Mastery (by Robert Greene) is a book about discovering your calling, creating your own apprenticeship, and building mastery. It lists different strategies you can take, although the strategy names are often esoteric – you’ll need to read the stories in order to figure out what they mean. (Sometimes it feels like cleverness for its own sake.) Anyway, if you do make it through the book, here’s a one-page summary to help you remember parts of it.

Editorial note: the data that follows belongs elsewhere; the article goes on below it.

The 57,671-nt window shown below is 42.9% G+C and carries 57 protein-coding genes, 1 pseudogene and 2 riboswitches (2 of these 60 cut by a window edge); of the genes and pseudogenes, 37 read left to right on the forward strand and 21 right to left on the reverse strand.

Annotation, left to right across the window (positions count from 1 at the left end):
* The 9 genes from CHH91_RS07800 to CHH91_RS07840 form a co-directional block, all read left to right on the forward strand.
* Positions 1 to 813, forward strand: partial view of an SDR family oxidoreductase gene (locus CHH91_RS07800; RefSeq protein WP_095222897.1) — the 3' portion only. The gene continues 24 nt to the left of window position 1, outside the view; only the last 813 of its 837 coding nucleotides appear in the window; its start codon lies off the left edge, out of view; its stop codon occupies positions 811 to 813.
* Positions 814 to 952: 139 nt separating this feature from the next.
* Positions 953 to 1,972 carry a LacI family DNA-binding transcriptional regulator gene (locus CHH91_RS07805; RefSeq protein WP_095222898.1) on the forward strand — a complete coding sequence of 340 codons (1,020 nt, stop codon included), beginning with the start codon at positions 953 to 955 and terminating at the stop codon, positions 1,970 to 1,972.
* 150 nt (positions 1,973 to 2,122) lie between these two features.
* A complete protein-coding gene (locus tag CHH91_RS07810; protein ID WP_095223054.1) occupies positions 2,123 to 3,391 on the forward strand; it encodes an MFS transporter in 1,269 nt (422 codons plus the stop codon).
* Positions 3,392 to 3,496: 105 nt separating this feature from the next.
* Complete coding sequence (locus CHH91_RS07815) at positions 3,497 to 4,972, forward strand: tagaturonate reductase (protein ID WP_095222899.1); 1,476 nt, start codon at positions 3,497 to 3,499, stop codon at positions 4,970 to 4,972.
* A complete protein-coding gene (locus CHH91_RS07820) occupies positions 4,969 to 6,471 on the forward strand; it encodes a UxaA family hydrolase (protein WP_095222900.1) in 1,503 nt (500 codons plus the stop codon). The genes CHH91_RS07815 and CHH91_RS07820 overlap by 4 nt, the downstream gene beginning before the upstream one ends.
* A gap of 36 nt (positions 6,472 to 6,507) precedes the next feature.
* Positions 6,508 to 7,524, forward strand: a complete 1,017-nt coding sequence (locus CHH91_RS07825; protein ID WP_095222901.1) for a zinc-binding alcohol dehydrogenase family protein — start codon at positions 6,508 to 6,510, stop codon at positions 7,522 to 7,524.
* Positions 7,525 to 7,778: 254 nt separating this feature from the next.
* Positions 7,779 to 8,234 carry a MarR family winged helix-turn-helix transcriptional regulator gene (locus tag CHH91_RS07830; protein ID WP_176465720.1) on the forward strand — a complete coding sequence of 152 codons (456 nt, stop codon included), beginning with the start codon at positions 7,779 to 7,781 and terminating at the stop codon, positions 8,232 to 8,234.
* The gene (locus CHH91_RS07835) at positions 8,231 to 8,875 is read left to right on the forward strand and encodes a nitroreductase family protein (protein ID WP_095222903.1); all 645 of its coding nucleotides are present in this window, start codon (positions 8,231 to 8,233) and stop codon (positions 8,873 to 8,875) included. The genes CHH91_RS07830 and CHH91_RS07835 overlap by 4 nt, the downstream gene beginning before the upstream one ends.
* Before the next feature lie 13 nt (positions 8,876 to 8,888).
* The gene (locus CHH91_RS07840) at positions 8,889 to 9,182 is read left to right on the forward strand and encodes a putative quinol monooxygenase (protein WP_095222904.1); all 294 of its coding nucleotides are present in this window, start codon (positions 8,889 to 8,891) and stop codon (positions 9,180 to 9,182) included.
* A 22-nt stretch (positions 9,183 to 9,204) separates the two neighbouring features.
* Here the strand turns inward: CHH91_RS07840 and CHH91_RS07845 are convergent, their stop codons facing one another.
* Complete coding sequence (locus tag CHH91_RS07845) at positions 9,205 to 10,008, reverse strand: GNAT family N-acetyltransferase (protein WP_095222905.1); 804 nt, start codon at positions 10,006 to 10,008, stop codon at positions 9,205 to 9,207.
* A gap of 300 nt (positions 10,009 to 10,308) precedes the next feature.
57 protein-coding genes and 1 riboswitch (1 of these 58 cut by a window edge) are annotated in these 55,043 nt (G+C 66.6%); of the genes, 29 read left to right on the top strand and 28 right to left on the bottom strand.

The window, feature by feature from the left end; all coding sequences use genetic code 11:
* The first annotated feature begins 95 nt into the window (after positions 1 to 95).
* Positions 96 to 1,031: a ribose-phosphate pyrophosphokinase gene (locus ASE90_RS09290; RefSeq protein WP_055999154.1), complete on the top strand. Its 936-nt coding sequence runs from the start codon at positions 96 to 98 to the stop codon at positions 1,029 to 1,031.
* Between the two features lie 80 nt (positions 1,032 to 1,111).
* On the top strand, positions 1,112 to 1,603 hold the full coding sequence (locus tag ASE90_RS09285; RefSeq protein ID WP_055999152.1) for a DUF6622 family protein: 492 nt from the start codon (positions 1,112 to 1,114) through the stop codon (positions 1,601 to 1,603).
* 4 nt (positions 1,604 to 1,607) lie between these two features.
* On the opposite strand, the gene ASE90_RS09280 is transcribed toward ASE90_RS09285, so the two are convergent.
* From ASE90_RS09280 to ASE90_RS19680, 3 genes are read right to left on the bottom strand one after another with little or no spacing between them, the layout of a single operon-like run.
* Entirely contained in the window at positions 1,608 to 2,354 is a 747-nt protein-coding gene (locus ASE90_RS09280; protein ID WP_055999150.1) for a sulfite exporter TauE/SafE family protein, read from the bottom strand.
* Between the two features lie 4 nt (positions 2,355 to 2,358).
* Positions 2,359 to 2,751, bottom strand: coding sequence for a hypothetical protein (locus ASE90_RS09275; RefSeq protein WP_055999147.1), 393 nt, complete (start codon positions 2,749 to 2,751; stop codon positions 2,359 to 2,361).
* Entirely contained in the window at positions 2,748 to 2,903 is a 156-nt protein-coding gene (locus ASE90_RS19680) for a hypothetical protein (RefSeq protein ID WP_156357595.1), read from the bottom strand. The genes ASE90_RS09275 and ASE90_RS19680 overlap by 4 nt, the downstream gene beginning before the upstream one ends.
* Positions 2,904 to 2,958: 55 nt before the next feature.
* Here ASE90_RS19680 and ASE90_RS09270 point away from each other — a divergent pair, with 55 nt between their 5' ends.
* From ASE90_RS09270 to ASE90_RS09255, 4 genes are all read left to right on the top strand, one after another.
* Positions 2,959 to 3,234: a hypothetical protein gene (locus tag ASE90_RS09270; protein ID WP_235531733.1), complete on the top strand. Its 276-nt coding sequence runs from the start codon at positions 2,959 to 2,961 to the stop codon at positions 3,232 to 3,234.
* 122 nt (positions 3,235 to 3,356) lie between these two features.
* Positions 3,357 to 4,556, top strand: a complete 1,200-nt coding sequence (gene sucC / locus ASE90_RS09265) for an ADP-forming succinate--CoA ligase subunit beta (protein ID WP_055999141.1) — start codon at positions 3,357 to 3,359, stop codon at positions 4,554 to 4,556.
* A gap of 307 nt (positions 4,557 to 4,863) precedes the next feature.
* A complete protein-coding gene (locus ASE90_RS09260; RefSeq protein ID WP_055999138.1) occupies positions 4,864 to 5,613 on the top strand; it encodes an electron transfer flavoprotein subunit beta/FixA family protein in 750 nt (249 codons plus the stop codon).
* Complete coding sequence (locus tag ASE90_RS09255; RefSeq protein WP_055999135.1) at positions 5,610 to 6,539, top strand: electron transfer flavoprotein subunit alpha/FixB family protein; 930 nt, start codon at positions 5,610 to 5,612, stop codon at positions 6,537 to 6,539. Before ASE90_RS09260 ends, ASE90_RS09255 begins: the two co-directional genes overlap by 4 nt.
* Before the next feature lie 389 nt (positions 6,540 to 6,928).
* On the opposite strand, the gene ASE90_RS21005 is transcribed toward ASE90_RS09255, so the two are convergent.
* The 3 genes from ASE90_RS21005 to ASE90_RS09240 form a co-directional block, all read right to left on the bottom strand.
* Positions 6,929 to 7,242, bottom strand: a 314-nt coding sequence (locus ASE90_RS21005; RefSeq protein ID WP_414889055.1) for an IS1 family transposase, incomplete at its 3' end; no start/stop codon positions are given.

There are other books on this topic that I like a little more. Cal Newport’s So Good They Can’t Ignore You is more approachable. Still, Mastery was a decent reminder of the value of apprenticeship, and the stories were interesting. I particularly liked the anecdote about Michael Faraday (as in Faraday’s law and Faraday cages), who apparently used sketchnotes to network with Humphry Davy. Faraday took copious, well-organized notes of Davy’s lectures, and gave them to him as a gift. That started a mentoring relationship, and Faraday became Davy’s lab assistant and amanuensis. Some interesting details can be found at http://www.scienceshorts.com/mfarada.htm and http://www.academia.edu/442248/Faradays_Notebooks_the_Active_Organization_of_Creative_Science . I think that picking up yet another historical role model for awesome note-taking made reading Mastery worth it for me. =)